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AGRICULTURAL NEWS OF THE WEEK
FEDERAL RESERVE BANK OF DALLAS
Number 267

Wednesday, February 9,

1955

LIVESTOCK
The movement of cattle, calves, and hogs to the Fort Worth market for
the week ended Februaryl:i was about the same-as for-:the comparable week a year
earlier. Some commercial fed steers sold for $26 per cwt. last week for the first
time in over 2 years. Other Good and Choice fat cattle brought $20 to $25, while
the Medium and lower grades sold at $12 to $19. Good and Choice slaughter calves
brought $16 to $20, while Common and Medium grades sold at $12 to $16. Stocker
steer calf prices ranged from $17 to $22, and stocker cows brought $8 to $13.
Slaughter hog prices closed on last week's market at $17.50 to $17.75. Good and
Choice fat lambs in the wool sold at $18 to $21. Cull, Common, and Medium types
brought-in2t01'16, while stocker and feeder lamb prices were $16 to $20.
Cattle receipts on the Fort Worth market on Monday, February 7, were the
smallest number on hand at the opening of a Monday market in over a year, with the
exception of the two holiday weeks. Slaughter steers and heifers made up most of
the receipts. Good and Choice beef steers sold at $21 to $25, while Utility and
Commercial grades brought $14 to $20. Most slaughter heifers sold for $2 under
the comparable grade of steers. Good and Choice slaughter calves were $16 to
$19.50, with Utility and Commercial types bringing $12 to $15. Medium and Good
stocker and feeder steers and yearlings sold from $14 to $20. A few very thin
stocker cows brought $9 to $10.
Butcher hogs sold fully 50¢ higher than closing prices on Friday. Choice
190- to 240-lb. butchers sold mostly at $18.25; Choice 245- to 300-lb. hogs ranged
from $17.25 to $18, Good and Choice shorn slaughter lambs brought $18.50 to $20.
Medium-grade wooled feeder lambs were $18, while shorn feeders averaged $16 to $16.50.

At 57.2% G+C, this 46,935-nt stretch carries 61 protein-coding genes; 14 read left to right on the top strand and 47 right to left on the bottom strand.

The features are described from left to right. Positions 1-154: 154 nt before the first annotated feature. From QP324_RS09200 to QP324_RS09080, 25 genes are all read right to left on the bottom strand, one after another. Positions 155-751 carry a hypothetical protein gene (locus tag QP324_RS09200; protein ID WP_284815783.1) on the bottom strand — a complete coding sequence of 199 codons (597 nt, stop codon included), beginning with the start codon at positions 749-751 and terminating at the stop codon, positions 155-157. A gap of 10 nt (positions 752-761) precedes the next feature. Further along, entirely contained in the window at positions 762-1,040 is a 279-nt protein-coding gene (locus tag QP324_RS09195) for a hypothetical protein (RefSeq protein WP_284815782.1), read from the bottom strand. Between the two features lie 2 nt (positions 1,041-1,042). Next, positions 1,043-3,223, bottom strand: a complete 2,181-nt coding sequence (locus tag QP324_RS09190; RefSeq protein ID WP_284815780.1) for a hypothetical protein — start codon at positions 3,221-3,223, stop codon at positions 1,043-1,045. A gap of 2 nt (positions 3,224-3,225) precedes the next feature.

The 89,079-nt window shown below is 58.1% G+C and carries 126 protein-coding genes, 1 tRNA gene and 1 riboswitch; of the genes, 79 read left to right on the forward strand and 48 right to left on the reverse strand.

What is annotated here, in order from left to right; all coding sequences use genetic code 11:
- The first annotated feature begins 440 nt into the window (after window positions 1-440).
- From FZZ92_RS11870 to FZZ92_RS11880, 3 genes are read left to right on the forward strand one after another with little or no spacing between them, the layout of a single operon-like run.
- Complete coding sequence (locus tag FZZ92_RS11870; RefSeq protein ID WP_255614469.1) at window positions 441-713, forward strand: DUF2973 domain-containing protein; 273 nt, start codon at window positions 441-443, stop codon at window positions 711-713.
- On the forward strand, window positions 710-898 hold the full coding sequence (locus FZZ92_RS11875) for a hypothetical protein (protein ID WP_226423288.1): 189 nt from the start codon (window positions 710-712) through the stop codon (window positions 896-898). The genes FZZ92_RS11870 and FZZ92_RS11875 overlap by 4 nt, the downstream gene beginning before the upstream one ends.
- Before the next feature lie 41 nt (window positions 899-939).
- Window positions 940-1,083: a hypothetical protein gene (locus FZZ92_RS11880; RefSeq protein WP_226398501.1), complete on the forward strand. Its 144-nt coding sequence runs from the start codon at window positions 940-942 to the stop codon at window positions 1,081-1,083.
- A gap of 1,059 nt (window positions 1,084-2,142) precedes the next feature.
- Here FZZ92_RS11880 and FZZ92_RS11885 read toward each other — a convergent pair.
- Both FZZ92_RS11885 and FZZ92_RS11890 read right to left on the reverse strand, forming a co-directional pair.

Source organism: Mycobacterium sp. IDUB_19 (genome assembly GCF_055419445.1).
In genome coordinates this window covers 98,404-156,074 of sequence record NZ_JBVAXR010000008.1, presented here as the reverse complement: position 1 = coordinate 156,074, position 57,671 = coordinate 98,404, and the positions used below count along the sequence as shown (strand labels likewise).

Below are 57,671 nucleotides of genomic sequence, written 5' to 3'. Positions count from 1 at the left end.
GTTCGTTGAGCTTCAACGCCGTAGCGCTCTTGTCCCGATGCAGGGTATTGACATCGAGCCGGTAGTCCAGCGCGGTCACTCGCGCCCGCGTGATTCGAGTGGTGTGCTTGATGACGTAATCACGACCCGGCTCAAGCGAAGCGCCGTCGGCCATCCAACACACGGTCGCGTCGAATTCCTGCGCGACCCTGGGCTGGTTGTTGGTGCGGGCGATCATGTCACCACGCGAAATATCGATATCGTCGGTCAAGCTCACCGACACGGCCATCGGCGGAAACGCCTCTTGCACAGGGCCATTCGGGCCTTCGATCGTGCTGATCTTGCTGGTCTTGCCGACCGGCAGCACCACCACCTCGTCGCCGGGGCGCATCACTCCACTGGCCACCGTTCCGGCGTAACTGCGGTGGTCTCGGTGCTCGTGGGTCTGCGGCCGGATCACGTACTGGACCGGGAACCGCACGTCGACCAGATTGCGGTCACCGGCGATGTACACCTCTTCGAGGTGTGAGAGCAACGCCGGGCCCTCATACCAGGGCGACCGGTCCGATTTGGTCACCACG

Red meat production in commercial plants in the Nation in 1954 is estimated
at 23,823 million lbs. by the United States Department of Agriculture. This production is 4% greater than the record production in 1944. Beef accounted for 53% of
the total 1954 commercial output; veal, almost 7%; pork, 37%; and lamb and mutton,
about 3%.
COTTON
Spot cotton prices in southwestern markets fluctuated within narrow
limits during the week ended February L, 1955. Merchant demand was slow, and
inquiries from domestic and export sources were few.
Middling 15/16-inch cotton on the Dallas market on Monday, February 7,
was 33.60¢ per lb, - an average of 25 points lower than a week earlier.
The number of bales of 1954-crop cotton ginned prior to January 16 in
District states was 14%' fewer than the number of bales ginned from the 1953 crop
as of the same date a year ago, according to a recent release of the Bureau of the
Census. Total bales ginned as of January 16 for the five states in the Eleventh
Federal Reserve District and percentage changes from a year earlier are as follows:
Texas, 3,822,205 - down 9.3%; Arizona, 838,640 - down 16.9%; Louisiana, 561,429 down 29.1%; New Mexico, 294,319 - down 5.1%; and Oklahoma, 288,455 - down 32.3%.
The supply of extra-long staple cotton for the 1954-55 marketing season
is approximately 133,000 bales, compared with a supply of about 96,000 bales during